It could be argued that Sleeping Dogs choice of setting and characters is the digital and modern manifestation of this idea. The protagonist is a kung-fu master, who largely avoids using guns at all. Had the game been about a white, black, or latinx cop in America, or any other country, my instincts tell me that the game probably wouldn’t have involved a huge degree of kung-fu. However, while it’s true that the narrative and place are merely digital representations from the perspective of white outsiders, it’s also true that these representations are not based on observation, but on first-hand account from Hong Kong locals. In the same behind-the-scenes video above, O’Connell claims “Watching movies wasn’t enough, reading books… wasn’t enough…. We were really lucky to be able to talk to people on both sides, the police, and the triads.” O’Connell continues to describe the stories they were told by the natives of Hong Kong explaining the structure of daily life, and the experience of spending a day with triad members. To the credit of the white men at the helm, the characters and narratives told in the story of Sleeping Dogs are not merely white imaginings of Chinese characters, but largely researched and based on oral storytelling. Although the story is ultimately being crafted and curated by white men (who definitely have their own agenda), this pushes Sleeping Dogs a lot closer towards films like Chan Is Missing, rather than Year of The Dragon, or Flower Drum Song. This is because, in a certain sense, there is a Chinese voice in the narrative of this game. It’s a game that wants to play like a Hong Kong action movie, with an Asian American protagonist who loses touch with his Hong Kong roots. Because of its authentic focus on identity, oral accounts of life from Hong Kong natives, and almost entirely native cast of voice actors, I think it’s only fair to say that while Sleeping Dogs is not a perfect representation of Asian American men, it is still a respectful and well researched one, which takes care to avoid surface level stereotypes.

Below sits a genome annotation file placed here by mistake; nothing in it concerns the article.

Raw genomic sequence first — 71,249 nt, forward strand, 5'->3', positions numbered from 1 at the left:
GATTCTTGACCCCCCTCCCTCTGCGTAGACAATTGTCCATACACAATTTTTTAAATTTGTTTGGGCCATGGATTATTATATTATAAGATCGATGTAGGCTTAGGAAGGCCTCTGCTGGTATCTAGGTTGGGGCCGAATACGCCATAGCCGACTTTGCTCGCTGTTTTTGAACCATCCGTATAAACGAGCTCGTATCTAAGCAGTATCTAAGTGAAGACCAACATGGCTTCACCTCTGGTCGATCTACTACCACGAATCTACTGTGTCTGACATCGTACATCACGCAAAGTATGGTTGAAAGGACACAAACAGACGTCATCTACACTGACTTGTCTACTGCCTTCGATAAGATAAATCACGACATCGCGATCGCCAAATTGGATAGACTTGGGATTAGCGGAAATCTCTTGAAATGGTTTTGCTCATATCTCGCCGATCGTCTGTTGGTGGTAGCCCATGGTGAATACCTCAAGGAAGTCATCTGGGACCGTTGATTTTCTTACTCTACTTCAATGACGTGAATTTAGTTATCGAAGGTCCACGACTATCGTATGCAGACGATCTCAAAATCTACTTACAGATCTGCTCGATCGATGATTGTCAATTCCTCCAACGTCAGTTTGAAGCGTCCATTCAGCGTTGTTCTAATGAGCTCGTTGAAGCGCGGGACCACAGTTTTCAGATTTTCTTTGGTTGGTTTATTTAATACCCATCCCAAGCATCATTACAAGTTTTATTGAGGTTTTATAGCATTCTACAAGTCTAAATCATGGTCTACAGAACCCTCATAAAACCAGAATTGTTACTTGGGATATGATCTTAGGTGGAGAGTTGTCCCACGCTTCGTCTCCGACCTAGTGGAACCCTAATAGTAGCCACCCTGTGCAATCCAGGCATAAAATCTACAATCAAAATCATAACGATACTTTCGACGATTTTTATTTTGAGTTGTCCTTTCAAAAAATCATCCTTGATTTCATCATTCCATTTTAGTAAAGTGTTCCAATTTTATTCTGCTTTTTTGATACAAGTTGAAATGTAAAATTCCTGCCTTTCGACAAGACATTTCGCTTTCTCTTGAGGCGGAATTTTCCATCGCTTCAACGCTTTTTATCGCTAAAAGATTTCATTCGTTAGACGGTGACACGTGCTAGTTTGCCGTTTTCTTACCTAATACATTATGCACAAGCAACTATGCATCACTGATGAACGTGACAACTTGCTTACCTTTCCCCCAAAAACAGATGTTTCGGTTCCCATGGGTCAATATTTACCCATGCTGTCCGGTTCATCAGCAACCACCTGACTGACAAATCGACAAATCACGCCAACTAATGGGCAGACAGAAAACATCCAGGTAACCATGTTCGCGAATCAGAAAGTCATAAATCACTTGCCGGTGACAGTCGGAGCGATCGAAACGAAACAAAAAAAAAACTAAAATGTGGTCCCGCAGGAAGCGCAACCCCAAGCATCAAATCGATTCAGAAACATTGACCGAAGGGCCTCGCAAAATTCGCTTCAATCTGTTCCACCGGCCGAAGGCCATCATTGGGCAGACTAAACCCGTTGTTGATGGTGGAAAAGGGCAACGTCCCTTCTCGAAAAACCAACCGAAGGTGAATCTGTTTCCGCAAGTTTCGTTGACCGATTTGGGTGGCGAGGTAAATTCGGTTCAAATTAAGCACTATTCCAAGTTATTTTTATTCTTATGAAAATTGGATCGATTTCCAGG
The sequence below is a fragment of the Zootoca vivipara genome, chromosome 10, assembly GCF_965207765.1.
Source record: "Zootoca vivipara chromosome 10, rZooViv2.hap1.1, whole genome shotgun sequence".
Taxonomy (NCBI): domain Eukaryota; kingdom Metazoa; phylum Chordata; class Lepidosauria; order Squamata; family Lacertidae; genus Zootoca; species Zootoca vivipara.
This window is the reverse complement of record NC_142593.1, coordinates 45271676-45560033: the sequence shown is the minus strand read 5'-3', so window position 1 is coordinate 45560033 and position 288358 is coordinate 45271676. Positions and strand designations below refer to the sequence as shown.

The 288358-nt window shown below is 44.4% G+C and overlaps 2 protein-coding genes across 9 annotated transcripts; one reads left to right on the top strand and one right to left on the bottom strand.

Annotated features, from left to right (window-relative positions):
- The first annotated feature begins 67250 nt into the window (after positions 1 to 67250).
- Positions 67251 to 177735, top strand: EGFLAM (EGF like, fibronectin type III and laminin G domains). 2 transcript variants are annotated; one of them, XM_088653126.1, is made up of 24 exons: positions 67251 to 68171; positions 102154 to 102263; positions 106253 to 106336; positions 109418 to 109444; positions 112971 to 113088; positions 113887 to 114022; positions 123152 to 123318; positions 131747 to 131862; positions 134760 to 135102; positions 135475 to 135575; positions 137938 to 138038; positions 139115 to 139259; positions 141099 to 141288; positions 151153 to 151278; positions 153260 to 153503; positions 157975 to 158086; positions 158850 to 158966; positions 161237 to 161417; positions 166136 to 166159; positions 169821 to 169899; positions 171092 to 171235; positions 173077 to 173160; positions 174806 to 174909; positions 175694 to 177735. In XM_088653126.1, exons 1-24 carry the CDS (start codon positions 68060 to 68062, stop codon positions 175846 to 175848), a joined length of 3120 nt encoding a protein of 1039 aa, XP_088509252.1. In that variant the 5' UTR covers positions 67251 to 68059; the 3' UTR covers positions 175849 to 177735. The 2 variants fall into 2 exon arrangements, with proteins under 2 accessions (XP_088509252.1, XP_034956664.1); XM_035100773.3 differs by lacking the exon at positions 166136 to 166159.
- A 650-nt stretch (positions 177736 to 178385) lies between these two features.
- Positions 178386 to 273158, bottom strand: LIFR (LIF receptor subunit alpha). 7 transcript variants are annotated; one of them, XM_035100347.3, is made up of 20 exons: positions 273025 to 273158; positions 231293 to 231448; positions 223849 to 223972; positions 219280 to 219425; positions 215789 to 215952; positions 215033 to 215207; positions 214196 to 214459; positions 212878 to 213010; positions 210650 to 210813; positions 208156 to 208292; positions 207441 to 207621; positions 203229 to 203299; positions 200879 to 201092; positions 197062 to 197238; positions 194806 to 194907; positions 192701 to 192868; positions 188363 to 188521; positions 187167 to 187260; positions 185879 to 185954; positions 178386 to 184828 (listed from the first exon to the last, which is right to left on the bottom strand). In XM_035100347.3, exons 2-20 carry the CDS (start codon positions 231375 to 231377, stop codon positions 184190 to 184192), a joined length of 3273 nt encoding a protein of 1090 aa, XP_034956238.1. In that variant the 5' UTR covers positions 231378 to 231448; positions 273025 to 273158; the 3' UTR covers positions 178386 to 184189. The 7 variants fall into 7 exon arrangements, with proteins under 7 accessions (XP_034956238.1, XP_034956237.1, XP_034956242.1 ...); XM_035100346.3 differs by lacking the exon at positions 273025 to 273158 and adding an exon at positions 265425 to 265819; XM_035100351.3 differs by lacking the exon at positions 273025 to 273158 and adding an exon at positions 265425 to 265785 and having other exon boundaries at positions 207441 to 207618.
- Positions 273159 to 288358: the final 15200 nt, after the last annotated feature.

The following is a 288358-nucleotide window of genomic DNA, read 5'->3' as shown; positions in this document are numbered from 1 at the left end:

Beyond an extreme appreciation and in-depth research of culture and daily life, Wei Shen is also an interesting protagonist who in my opinion fits much better into the world of Chan Is Missing than Year of The Dragon and maybe even some of the action films his character derives from. The first fascinating aspect of Shen’s identity how he is represented sexually. As part of a side-narrative in the story, you can optionally choose to find and date women. In terms of gameplay this means wait until a woman is introduced to you and then take on an optional task which results usually in the screen going dark as Shen and the woman either go to her apartment or agree to meet up another time. The first woman Shen meets is a white woman named Amanda. Amanda claims to be an American post-graduate exploring Hong Kong, but after Shen takes her on a date he discovers that she is just a gold digger who’s obsessed with Chinese men and taking advantage of Shen. This is an interesting role reversal with regard to Marchetti’s concept of “Rape Fantasy.” With regard to Broken Blossoms, Marchetti writes, “The specifics of Cheng Huan’s Chinese ethnicity and racial difference simply adds a  veneer of exoticism to Broken Blossoms, encouraging a familiar fantasy of Asia as feminine, passive, carnal, and perversive.” (Marchetti 44) Amanda, in the narrative of Sleeping Dogs, by contrast serves maybe an opposite purpose in two ways. The first is that Amanda is one of the sole representatives of white America in the game. She is not “feminine” nor is she “passive”, but she is carnal, and perverse. Secondly, Shen establishes that he will not be used by Amanda or any white woman solely on the basis of race, and he cuts ties with her. Shen is also not feminine or passive, but clearly the objective for Shen is not sex, otherwise he could have been happy submitting himself to Amanda despite knowing her motivations. Primarily, while sex is a motivation for Shen, he is not sexually objectified in the same way that Cheng Huan is. He has sex with Amanda once after their date, and never again once he learns she’s met up with several other successful Chinese men. Shen proceeds to only date Chinese women for the rest of the game, each of whom reacquaints him with Hong Kong nightlife and culture. There appears to be symbolism here for Shen, who turns away from American sexualization of Asian bodies, which directly counters the representation Asian men in Marchetti’s Rape Fantasy.